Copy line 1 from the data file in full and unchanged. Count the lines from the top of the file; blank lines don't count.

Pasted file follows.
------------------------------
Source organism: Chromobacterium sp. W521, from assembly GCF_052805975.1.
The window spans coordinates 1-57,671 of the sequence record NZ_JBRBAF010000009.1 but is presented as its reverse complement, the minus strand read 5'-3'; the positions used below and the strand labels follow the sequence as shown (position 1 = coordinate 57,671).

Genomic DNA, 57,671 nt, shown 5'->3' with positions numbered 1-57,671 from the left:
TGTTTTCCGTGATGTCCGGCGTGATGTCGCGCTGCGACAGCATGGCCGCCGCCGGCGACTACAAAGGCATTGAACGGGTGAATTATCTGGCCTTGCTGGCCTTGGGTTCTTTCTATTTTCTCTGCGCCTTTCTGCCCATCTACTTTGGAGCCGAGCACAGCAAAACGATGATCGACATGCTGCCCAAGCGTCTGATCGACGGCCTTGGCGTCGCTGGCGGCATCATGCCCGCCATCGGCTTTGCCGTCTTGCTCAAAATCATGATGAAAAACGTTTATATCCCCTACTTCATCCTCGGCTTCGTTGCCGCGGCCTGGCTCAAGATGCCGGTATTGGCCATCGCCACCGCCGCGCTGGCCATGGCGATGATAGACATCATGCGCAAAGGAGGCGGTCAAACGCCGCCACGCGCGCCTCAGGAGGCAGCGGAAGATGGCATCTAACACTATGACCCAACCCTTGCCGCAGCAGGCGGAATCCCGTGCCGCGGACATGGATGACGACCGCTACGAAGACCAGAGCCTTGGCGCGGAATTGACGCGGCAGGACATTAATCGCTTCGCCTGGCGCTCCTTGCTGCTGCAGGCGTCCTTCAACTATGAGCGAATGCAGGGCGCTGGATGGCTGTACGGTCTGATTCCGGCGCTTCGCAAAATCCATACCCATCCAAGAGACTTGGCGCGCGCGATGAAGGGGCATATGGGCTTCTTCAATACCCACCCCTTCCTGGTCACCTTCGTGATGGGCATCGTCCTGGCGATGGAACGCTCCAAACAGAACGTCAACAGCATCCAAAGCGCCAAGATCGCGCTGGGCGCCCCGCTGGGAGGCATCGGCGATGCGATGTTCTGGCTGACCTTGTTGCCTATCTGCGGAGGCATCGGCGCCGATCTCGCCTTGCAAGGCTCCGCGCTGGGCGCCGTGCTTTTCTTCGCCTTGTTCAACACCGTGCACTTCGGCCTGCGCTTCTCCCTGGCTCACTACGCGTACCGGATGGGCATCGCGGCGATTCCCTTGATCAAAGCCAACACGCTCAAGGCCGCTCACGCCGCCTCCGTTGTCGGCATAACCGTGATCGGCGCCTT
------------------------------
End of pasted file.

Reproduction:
Source organism: Chromobacterium sp. W521, from assembly GCF_052805975.1.